JURIST Guest Columnist Kathryn L. Tucker Executive Director of End of Life Liberty Project (ELLP) discusses the Death with Dignity Act adopted by DC…
The Death with Dignity Act adopted by the DC City Council in November 2016, establishes statutory permission for aid in dying (AID), the practice whereby a physician provides a mentally competent terminally ill patient with a prescription for medication that the patient can ingest to achieve a peaceful death. DC is the sixth jurisdiction to adopt such a law, following Oregon, Washington, Vermont, California, and Colorado. Montana permits the practice by decision of the Montana Supreme Court, in Baxter v. Montana. Thus, with the DC enactment, a total of 7 US jurisdictions openly permit the practice of AID.
Because bills proposing permitting AID routinely face arguments of insufficient “safeguards,” proponents of these measure embrace a ‘throw in the kitchen sink’ approach: drafting measures thick with “safeguards.” The many burdens and restrictions imposed by these statutes include, among others:
- Patients electing AID must make at least three requests, two oral and one written.
- The requests must be witnessed.
- A second opinion confirming diagnosis and prognosis is required.
- A mental health specialist must be consulted if the attending or consulting physician has concerns regarding the patient’s ability to make an informed decision.
- A minimum fifteen-day waiting period must elapse between the two oral requests.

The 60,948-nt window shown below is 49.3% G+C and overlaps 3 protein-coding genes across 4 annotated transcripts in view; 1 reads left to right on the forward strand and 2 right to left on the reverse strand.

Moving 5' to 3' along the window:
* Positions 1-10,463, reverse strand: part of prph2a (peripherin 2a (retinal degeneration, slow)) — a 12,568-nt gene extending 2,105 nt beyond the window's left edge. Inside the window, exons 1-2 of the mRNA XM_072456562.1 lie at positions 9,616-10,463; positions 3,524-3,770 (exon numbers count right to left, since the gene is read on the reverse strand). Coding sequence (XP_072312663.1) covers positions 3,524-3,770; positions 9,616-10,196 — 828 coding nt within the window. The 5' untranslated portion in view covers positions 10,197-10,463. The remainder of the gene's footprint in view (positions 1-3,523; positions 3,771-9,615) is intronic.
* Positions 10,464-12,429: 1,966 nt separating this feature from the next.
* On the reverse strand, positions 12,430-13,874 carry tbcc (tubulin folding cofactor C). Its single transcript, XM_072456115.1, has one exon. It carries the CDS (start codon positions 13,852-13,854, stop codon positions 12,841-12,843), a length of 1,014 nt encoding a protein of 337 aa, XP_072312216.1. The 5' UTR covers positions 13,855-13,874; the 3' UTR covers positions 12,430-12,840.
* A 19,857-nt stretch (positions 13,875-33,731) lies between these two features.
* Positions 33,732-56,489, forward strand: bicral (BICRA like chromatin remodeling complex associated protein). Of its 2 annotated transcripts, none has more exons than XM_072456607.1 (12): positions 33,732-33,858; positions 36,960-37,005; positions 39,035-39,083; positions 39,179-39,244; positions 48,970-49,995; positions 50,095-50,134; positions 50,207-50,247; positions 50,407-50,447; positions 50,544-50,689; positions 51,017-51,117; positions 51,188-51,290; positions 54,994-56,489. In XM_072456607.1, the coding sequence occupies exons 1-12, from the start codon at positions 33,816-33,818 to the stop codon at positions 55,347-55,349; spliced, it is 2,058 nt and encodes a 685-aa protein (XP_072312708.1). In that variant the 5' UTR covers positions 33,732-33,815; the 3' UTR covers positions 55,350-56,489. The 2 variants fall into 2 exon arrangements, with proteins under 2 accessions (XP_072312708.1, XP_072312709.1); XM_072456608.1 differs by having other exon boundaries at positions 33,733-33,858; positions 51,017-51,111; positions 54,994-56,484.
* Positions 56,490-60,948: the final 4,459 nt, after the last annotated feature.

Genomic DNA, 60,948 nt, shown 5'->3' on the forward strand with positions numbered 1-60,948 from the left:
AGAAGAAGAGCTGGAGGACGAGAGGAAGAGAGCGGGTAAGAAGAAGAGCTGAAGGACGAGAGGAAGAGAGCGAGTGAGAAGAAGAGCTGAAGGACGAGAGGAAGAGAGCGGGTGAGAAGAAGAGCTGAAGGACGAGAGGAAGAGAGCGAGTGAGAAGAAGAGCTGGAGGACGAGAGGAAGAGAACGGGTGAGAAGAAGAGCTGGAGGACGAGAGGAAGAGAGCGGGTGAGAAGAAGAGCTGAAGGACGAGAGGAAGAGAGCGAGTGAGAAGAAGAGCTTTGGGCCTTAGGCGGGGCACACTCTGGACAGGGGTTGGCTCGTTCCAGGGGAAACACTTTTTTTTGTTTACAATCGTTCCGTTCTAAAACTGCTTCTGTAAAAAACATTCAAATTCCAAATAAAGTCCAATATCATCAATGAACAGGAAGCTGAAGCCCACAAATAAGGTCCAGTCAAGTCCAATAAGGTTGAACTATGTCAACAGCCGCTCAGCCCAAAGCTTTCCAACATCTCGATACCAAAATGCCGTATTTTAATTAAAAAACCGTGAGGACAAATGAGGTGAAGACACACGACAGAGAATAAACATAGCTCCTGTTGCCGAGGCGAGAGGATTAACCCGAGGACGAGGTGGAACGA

- Physicians must collect and report a vast amount of demographic data on who chooses AID and why.
While in some ways these enactments are a step toward expanding end of life liberty, they impose heavy governmental intrusion into the practice of medicine, which is concerning because it creates barriers to patient access and to physician participation. Oregon’s experience as the first state with an AID statute has been closely watched and studied. The State collects and publishes data in an annual report about aid in dying, and a plethora of articles examining and discussing the data have been published in journals of law, medicine, and health policy. In light of nearly 20 years of practice in Oregon demonstrating that no harm arises when AID is openly available, it would be appropriate for the practice to evolve to a more normalized status within the practice of medicine. This was contemplated in the Vermont Statute enacted in 2013, the third state to adopt an AID statute—and the first to do so via the traditional legislative process. As initially adopted, Vermont’s law would have modeled Oregon’s for a period of three years, after which nearly all regulation would sunset, leaving a clear safe harbor for physicians to practice aid in dying in conformity with standard of care. This reflected a positive step in the direction of normalizing AID within the practice of medicine. Medicine is not routinely governed by statute but, rather, by the type of care that a competent health care professional would render in similar circumstances—referred to as standard of care or best practice. This progressive aspect of Vermont’s law was short-lived: it was repealed in 2015. Accordingly, Vermont’s statute remains nearly identical to those in other states and, most recently, DC. In Montana, where AID is practiced not subject to statute but, in the wake of the “ Baxter decision, has been practiced subject to standard of care, no untoward result has occurred.